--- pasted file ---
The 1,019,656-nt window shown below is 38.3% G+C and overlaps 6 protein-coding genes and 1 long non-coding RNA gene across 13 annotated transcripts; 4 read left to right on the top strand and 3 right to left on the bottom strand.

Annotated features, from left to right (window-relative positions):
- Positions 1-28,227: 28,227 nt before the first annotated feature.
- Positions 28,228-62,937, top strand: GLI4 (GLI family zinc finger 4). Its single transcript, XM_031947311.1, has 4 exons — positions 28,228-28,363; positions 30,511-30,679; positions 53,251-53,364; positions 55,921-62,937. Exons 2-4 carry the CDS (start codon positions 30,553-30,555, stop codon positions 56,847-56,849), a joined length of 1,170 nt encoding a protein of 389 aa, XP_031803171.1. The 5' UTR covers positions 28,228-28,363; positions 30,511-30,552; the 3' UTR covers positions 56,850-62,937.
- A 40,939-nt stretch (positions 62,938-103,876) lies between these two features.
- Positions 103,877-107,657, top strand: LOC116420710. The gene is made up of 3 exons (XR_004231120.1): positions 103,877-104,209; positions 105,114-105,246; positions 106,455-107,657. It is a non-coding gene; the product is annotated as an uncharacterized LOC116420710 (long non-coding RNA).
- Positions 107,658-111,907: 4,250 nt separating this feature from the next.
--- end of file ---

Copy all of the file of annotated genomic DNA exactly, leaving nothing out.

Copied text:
The 1,019,656-nt window shown below is 38.3% G+C and overlaps 6 protein-coding genes and 1 long non-coding RNA gene across 13 annotated transcripts; 4 read left to right on the top strand and 3 right to left on the bottom strand.

Annotated features, from left to right (window-relative positions):
- Positions 1-28,227: 28,227 nt before the first annotated feature.
- Positions 28,228-62,937, top strand: GLI4 (GLI family zinc finger 4). Its single transcript, XM_031947311.1, has 4 exons — positions 28,228-28,363; positions 30,511-30,679; positions 53,251-53,364; positions 55,921-62,937. Exons 2-4 carry the CDS (start codon positions 30,553-30,555, stop codon positions 56,847-56,849), a joined length of 1,170 nt encoding a protein of 389 aa, XP_031803171.1. The 5' UTR covers positions 28,228-28,363; positions 30,511-30,552; the 3' UTR covers positions 56,850-62,937.
- A 40,939-nt stretch (positions 62,938-103,876) lies between these two features.
- Positions 103,877-107,657, top strand: LOC116420710. The gene is made up of 3 exons (XR_004231120.1): positions 103,877-104,209; positions 105,114-105,246; positions 106,455-107,657. It is a non-coding gene; the product is annotated as an uncharacterized LOC116420710 (long non-coding RNA).
- Positions 107,658-111,907: 4,250 nt separating this feature from the next.